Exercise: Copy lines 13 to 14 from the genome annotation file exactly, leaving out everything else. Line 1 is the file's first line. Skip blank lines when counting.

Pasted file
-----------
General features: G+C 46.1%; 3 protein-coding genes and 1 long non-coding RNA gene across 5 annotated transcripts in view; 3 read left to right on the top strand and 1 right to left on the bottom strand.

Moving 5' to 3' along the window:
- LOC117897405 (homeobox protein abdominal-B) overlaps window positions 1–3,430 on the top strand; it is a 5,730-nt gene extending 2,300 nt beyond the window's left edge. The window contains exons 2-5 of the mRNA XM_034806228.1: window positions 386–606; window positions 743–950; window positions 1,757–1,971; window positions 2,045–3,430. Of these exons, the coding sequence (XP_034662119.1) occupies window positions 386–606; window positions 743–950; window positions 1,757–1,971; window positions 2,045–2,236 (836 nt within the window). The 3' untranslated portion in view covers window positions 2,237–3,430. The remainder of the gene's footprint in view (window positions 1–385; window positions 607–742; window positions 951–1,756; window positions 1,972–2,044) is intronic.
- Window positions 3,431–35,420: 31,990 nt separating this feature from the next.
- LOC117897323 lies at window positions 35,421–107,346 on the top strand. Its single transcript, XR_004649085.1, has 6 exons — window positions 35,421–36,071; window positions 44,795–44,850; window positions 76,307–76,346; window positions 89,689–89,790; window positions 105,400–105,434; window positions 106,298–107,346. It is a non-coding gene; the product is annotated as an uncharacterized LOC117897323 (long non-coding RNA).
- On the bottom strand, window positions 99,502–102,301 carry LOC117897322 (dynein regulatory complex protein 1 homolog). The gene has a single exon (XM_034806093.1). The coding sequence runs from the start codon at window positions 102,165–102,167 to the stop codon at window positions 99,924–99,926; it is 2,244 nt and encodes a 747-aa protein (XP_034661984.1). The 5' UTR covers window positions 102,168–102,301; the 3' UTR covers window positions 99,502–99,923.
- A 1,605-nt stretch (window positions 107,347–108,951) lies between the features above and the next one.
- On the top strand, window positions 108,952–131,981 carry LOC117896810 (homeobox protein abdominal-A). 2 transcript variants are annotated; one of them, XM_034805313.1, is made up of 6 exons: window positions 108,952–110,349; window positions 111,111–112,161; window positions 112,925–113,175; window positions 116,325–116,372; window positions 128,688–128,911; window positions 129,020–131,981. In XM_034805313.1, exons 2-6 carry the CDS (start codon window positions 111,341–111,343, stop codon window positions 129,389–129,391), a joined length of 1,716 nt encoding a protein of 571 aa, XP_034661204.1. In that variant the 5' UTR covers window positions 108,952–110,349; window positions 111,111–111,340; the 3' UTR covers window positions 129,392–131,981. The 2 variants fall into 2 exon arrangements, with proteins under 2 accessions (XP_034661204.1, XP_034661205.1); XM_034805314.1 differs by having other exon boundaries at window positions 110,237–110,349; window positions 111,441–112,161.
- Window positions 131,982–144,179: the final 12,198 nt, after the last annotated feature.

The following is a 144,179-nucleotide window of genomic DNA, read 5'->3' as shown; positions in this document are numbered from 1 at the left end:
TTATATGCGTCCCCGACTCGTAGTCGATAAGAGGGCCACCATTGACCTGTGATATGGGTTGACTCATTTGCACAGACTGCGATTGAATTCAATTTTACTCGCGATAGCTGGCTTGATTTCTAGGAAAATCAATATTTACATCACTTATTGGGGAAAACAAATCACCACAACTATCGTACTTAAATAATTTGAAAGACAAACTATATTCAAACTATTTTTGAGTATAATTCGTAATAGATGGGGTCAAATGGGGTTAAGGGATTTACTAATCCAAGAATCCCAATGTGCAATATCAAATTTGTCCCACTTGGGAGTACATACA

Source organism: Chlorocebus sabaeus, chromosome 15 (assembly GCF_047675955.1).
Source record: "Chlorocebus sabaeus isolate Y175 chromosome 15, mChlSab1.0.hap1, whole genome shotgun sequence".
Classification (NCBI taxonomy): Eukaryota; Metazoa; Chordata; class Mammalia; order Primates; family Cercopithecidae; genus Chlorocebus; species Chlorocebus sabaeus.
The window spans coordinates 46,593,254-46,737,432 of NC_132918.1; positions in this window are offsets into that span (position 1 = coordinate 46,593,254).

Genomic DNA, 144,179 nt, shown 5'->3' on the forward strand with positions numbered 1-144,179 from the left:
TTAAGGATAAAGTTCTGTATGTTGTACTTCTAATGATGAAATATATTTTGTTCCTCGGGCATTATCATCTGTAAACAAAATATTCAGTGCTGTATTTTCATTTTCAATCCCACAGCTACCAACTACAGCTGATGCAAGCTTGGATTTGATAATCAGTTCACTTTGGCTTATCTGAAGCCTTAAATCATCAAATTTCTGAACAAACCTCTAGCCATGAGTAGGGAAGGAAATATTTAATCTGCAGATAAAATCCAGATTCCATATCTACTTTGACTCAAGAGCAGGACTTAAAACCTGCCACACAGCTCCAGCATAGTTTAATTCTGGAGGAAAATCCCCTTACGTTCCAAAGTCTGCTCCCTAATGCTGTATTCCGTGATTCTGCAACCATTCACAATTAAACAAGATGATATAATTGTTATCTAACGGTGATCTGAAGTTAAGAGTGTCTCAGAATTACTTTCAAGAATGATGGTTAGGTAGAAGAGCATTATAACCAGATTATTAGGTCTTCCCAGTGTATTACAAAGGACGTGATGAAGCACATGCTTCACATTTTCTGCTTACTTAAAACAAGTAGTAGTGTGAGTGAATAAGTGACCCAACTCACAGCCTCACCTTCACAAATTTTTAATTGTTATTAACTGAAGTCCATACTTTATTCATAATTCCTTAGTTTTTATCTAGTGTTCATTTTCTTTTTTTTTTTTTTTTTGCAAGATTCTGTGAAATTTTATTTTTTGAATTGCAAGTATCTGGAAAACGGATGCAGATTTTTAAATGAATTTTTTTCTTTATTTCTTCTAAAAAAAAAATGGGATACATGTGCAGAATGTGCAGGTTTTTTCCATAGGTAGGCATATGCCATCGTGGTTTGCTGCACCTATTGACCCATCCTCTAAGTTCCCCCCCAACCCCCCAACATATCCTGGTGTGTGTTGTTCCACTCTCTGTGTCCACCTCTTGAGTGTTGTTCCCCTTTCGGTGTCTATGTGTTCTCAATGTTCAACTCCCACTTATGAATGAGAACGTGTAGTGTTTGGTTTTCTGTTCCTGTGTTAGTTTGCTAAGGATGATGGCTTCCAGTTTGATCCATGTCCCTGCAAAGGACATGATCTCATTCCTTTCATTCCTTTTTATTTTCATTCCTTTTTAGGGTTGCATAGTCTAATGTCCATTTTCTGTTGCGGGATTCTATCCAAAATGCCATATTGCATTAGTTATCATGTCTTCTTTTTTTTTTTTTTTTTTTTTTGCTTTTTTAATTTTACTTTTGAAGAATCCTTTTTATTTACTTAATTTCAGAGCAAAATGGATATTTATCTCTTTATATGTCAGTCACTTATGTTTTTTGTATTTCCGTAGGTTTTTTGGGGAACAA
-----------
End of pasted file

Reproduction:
Source record: "Chlorocebus sabaeus isolate Y175 chromosome 15, mChlSab1.0.hap1, whole genome shotgun sequence".
Classification (NCBI taxonomy): Eukaryota; Metazoa; Chordata; class Mammalia; order Primates; family Cercopithecidae; genus Chlorocebus; species Chlorocebus sabaeus.